Estelle reveals that she has found a way to time travel. She has been sacrificing her own blood to get enough magic to prep the spell. She wants Elaina to come with her since she will be drained of magic after the spell. Estelle gives Elaina a ring that allows them to share magic power.

When they go back in time, Estelle convinces Selena’s parents to leave the house so they will not be murdered. Meanwhile, Elaina watches the house so she can catch the burglar. The burglar never shows. Eventually, Elaina notices from the ring that Estelle is using her magic power. She follows the source of magic to find that Estelle is bloodied and lying on the ground next to Selena’s murdered parents.

Selena is standing there with a knife. It turns out she was originally the one who killed her parents, not a burglar. Her father had been sexually abusive and her mother had gotten jealous and hit her repeatedly.

Estelle rises to her feet and starts to strangle Selena with magic. Elaina is horrified that a friend is killing a friend and tries to stop her by taking off the ring. Estelle sacrifices all her fond memories of Selena in order to get the remaining energy necessary to behead her.

Once they return to the present, Estelle has no memory of Selena. Elaina holds herself together until she gets outside, and then breaks down into tears. She recognizes her own failures and is devastated from having watched love turn to hate and from seeing a child brutally killed. She admits to herself that she is inexperienced and occasionally helpless to stop bad things from happening.

The extent to which this experience impacted her is revealed in a later episode, when she enters an enchanted place in which there are multiple versions of herself. One of these versions is violent and exhausted, deeply hurt by what happened with Estelle and Selena. The true Elaina must come to terms with all the versions and aspects of herself before she is able to escape that place. This offers her a sense of closure and helps her move on.

Those were my two favorite episodes, although there were many other good ones. Those were one of the few that seemed strongly connected as well. Most of the season felt somewhat plotless, with Elaina wandering aimlessly to various destinations. Each episode was like a vignette, a piece mostly independent of the others. The episodic feel was interesting, though not always satisfying.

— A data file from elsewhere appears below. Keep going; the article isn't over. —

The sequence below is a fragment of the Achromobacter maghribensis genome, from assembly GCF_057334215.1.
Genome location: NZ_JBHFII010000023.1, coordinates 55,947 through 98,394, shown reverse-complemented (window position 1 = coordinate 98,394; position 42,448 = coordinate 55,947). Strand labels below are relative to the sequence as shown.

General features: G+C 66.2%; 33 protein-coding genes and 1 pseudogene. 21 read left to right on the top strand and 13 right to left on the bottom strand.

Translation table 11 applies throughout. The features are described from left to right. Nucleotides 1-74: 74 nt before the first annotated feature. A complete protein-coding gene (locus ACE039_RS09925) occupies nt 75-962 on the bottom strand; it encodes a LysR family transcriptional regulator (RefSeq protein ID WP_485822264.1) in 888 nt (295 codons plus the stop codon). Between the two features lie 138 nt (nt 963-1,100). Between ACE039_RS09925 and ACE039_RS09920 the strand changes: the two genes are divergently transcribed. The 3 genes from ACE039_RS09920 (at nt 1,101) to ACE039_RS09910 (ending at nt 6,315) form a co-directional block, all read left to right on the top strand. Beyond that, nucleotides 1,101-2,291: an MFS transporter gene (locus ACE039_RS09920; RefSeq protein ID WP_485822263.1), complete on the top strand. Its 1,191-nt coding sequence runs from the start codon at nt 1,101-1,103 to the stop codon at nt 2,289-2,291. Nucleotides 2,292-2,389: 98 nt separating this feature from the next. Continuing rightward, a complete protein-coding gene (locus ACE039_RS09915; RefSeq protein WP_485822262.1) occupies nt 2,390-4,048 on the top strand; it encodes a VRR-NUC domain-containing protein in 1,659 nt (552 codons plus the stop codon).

In conclusion, I would recommend this anime to anyone who appreciates somewhat dark anime with an interesting lead character.

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A Fatal Grace by Louise Penny is A Compelling Sequel to Still Life

Spoiler-Free Book Review:

A Fatal Grace by Louise Penny

Rating: 8.0 out of 10 stars



  • Strong writing voice
  • Brilliant descriptions
  • Cozy small town setting
  • Most of the characters are likeable and beautifully written
  • LGBTQ+ representation
  • Creative murder method
  • Interesting poetry


  • Penny’s treatment of an overweight character and obsession with her weight comes off like fat-shaming
  • Characters such as the murder victim are one-dimensional


There are no spoilers for A Fatal Grace in this review, but there are a few minor spoilers for Still Life, the first book in the series.

There are plenty of strange ways to kill a person, but electrocution on a frozen lake during a curling match wins the prize. And that’s no spoiler–it was in the blurb on the back of my version of the book. We know the victim is CC Poitiers from the first page. She’s one of the one-dimensional characters I was talking about. She’s just plain evil, like Disney’s 1961 Cruella de Vil. She even wears shoes made from the pelts of baby seals.